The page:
UNHCR reported more than one million refugees and asylum seekers in the country, the majority of whom were South Sudanese. Some South Sudanese and Syrian refugee and asylum-seeker populations did not present themselves to the government’s Commission on Refugees (COR) or to UNHCR for registration. UNHCR reported there were many South Sudanese in the country who were unregistered and at risk of statelessness.

As of mid-December, UNHCR had registered 49,370 refugees and asylum seekers from the conflict in Ethiopia’s Tigray region. The refugees had crossed the country’s eastern border and remained in temporary camps located in Kassala and Gedaref at year’s end.

Approximately 3,000 refugees from Chad and 14,000 from the Central African Republic remained in Darfur. Eritrean refugees entering eastern Sudan often stayed in camps for two to three months before moving to Khartoum, other parts of the country, or on to Libya in an effort to reach Europe.

UNHCR estimated that 859,000 South Sudanese refugees remained in the country. The government claimed there were between two and three million South Sudanese refugees in Sudan. It remained unclear how the government was categorizing who was South Sudanese and who was Sudanese. Many South Sudanese refugees resided in remote areas with minimal public infrastructure and where humanitarian organizations and resources had limited capabilities.

UNHCR Khartoum registered an estimated 284,000 South Sudanese refugees, including 60,000 refugees who lived in nine settlements known as “open areas” around Khartoum State. South Sudanese refugees in the open areas made up approximately 20 percent of the overall South Sudanese refugee population and were considered among the most vulnerable refugee communities. Sudan’s and South Sudan’s “four freedoms” agreement provides their citizens reciprocal freedom of residence, movement, economic activity, and property ownership, but it was not fully implemented. Implementation varied by state, as well as refugees’ relations with local host communities. For example, South Sudanese in East Darfur had more flexibility to move around (so long as they were far away from the nearest village) than did those in White Nile State.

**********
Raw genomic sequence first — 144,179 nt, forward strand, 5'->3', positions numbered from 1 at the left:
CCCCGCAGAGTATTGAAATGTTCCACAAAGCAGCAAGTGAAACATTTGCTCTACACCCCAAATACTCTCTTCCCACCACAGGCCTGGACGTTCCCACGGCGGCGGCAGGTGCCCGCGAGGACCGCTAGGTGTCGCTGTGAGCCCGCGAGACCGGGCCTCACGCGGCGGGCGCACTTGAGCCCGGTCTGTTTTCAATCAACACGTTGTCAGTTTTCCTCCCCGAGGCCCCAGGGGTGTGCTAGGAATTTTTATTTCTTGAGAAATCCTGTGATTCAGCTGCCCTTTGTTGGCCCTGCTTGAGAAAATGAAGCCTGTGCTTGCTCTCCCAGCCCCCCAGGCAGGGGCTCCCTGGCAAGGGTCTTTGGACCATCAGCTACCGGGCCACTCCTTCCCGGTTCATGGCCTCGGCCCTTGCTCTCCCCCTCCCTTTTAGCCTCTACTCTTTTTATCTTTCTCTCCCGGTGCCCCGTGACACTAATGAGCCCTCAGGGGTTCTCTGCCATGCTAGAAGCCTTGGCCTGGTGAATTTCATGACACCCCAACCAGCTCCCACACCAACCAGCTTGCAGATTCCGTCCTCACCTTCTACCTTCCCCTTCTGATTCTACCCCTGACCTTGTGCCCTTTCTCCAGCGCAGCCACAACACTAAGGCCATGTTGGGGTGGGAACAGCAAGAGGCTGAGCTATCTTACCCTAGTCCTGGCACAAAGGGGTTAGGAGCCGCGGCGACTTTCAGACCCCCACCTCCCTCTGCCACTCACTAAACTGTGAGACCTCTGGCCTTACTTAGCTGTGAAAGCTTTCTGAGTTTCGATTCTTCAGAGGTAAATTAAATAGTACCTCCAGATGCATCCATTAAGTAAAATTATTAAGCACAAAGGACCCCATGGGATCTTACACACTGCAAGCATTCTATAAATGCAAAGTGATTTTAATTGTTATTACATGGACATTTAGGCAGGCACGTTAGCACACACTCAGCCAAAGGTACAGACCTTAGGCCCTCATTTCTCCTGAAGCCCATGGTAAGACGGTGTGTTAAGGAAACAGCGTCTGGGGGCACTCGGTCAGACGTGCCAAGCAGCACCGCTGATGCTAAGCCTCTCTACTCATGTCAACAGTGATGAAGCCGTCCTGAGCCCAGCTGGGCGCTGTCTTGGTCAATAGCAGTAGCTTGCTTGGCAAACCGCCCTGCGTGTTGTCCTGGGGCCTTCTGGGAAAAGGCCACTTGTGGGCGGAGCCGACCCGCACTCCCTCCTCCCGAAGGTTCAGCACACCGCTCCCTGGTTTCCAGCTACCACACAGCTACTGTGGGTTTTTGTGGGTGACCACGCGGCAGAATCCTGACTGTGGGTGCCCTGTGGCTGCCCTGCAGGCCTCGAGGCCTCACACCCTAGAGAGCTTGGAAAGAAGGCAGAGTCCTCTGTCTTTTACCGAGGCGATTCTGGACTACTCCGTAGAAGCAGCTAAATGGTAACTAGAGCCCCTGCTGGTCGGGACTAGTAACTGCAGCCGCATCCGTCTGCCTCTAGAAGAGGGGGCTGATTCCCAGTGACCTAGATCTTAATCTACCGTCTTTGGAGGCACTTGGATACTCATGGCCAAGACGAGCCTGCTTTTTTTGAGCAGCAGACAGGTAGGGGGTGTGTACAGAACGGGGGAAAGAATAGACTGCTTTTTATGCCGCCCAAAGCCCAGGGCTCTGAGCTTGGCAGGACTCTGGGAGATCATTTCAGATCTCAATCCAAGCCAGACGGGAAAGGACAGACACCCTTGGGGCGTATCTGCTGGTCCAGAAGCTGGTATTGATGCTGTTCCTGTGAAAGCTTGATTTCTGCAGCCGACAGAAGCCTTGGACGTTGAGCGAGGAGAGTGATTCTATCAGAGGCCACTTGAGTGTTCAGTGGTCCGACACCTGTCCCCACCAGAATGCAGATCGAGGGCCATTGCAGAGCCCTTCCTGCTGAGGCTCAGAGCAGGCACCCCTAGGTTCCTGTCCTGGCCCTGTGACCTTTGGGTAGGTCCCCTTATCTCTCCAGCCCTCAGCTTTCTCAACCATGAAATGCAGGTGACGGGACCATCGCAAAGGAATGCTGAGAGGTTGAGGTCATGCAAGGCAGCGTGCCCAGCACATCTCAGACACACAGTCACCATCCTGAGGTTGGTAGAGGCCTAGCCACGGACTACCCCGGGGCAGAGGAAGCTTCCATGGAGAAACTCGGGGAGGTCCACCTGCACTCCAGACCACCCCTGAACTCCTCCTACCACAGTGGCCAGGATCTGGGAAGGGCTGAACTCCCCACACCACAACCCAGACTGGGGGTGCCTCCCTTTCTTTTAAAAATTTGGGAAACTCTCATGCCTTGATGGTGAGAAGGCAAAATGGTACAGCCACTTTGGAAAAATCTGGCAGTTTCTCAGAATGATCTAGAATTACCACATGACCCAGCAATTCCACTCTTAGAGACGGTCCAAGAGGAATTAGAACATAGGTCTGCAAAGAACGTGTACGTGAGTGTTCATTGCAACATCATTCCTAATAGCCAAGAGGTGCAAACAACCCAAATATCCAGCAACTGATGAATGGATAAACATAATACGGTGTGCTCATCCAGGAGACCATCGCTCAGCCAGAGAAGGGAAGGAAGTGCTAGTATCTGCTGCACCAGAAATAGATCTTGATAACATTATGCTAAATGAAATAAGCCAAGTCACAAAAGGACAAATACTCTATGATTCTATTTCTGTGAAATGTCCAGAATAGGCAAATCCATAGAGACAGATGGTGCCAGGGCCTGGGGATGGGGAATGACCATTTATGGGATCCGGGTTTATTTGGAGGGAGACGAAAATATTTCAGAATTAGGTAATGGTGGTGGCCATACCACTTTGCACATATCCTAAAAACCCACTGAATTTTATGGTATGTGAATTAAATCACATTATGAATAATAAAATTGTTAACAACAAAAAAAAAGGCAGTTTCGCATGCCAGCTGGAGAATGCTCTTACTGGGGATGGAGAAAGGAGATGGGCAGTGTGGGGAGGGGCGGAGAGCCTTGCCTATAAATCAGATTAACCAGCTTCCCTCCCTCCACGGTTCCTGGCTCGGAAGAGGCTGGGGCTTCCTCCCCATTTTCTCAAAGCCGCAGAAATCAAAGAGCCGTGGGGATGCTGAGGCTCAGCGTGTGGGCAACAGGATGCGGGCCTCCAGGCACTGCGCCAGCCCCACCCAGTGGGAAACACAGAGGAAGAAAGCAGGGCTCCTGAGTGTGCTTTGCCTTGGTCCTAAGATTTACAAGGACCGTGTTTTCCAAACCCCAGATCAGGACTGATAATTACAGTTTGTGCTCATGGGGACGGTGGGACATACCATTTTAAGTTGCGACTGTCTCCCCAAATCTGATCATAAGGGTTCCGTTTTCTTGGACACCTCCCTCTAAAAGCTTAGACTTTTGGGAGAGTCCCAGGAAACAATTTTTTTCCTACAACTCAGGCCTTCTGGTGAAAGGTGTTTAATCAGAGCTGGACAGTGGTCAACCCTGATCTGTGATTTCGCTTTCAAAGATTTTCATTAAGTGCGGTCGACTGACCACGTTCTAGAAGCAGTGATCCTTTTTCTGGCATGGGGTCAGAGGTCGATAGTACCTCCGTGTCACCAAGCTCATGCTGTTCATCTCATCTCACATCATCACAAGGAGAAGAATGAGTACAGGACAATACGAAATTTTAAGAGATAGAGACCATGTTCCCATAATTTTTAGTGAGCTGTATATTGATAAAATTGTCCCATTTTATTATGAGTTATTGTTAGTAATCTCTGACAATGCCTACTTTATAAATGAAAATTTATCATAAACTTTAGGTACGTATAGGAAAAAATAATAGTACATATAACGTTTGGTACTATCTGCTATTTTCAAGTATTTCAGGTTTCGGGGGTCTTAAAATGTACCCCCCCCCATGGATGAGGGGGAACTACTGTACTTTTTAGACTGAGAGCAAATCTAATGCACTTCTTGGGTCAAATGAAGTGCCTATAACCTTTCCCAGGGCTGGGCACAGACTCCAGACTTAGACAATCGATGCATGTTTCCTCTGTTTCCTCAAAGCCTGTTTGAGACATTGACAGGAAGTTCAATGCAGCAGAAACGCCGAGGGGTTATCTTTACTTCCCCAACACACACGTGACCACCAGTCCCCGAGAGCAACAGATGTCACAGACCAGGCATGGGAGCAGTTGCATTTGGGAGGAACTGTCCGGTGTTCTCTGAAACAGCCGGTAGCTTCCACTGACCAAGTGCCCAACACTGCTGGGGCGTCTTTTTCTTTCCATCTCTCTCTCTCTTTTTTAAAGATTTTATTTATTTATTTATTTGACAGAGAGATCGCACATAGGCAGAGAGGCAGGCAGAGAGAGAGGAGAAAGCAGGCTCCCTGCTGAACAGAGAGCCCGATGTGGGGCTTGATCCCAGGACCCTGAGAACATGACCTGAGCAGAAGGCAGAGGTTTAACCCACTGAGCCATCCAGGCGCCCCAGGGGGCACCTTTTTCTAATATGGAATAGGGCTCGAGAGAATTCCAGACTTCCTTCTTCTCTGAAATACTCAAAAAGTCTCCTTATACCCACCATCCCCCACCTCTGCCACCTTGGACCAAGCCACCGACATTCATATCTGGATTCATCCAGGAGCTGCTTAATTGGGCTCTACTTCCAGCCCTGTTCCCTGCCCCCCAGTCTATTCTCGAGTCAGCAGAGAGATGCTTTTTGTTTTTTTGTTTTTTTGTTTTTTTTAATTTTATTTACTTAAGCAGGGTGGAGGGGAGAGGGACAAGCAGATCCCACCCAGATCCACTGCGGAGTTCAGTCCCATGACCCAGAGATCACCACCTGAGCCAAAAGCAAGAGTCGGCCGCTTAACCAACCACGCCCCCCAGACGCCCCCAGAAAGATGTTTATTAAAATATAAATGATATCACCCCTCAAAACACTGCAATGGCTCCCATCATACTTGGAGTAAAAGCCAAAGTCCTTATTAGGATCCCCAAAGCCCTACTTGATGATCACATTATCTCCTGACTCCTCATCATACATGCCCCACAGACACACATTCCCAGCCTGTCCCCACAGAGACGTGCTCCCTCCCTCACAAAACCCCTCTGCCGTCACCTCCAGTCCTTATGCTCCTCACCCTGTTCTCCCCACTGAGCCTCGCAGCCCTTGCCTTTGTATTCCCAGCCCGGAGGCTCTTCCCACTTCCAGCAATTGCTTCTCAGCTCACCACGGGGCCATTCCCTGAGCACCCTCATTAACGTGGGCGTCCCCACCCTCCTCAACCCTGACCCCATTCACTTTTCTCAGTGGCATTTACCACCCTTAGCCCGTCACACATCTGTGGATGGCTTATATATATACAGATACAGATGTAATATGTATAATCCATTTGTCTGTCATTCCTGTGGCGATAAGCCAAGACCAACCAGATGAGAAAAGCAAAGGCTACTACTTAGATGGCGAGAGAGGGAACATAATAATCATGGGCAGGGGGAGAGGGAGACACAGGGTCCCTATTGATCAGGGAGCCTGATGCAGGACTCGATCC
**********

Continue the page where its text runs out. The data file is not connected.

Abuse of Migrants, Refugees, and Stateless Persons: Asylum seekers and refugees were vulnerable to arbitrary arrest and harassment outside of camps because they did not possess identification cards while awaiting government determination of refugee or asylum status. According to authorities, registration of refugees helped provide for their personal security.

There were some reported abuses, including gender-based violence and exploitation, in COR-managed refugee camps. The CLTG worked with UNHCR to provide greater protection to refugees and stateless persons.

Refugees often relied on smuggling networks to leave camps. Smugglers turned kidnappers routinely abused refugees if ransoms were not paid. Fear of violence prompted some of the South Sudanese refugee population in Khartoum and White Nile to return to South Sudan. South Sudanese refugee returnees faced arrest, extortion, and theft along the route through Sudan to South Sudan.

See the Department of State’s Trafficking in Persons Report at https://www.state.gov/trafficking-in-persons-report.

Refoulement: The country generally respected the principle of nonrefoulement. With UNHCR’s assistance, authorities were trained on referral procedures to prevent refoulement, including of refugees who previously registered in other countries. During the year there were no reported cases of refoulement; however, individuals who were deported as illegal migrants may have had legitimate claims to asylum or refugee status.

Access to Asylum: The law provides for the granting of asylum or refugee status, and the government has established a system for providing protection to refugees. The law nominally requires asylum applications to be submitted within 30 days of arrival in the country. This time stipulation was not strictly enforced. The law also requires asylum seekers to register both as refugees with the COR and as foreigners with the Civil Registry (to obtain a “foreign” number).

The government granted asylum to asylum seekers primarily from Eritrea, Ethiopia, Somalia, and Syria; it sometimes considered individuals registered as asylum seekers or refugees in another country, mostly in Ethiopia, to be illegal migrants. Government officials routinely took up to three months to approve individual refugee and asylum status, and in some cases took significantly longer, but they worked with UNHCR to implement quicker status determination procedures in eastern Sudan and Darfur to reduce the case backlog.

Since the beginning of the Syrian conflict in 2011, more than 93,000 Syrians registered with UNHCR in Sudan. Government sources, however, claimed there were far more Syrians in the country than were registered with UNHCR and the COR. More than 1,600 Yemeni refugees had registered in the country.